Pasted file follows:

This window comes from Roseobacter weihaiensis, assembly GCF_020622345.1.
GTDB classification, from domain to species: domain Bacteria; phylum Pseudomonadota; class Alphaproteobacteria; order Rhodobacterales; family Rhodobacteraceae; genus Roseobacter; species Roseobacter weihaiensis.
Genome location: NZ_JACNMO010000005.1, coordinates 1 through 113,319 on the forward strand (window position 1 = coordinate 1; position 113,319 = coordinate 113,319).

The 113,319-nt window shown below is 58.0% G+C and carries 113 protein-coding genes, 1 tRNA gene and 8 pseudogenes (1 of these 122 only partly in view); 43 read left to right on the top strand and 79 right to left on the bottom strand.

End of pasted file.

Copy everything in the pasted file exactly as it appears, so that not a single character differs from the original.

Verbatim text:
This window comes from Roseobacter weihaiensis, assembly GCF_020622345.1.
GTDB classification, from domain to species: domain Bacteria; phylum Pseudomonadota; class Alphaproteobacteria; order Rhodobacterales; family Rhodobacteraceae; genus Roseobacter; species Roseobacter weihaiensis.
Genome location: NZ_JACNMO010000005.1, coordinates 1 through 113,319 on the forward strand (window position 1 = coordinate 1; position 113,319 = coordinate 113,319).

The 113,319-nt window shown below is 58.0% G+C and carries 113 protein-coding genes, 1 tRNA gene and 8 pseudogenes (1 of these 122 only partly in view); 43 read left to right on the top strand and 79 right to left on the bottom strand.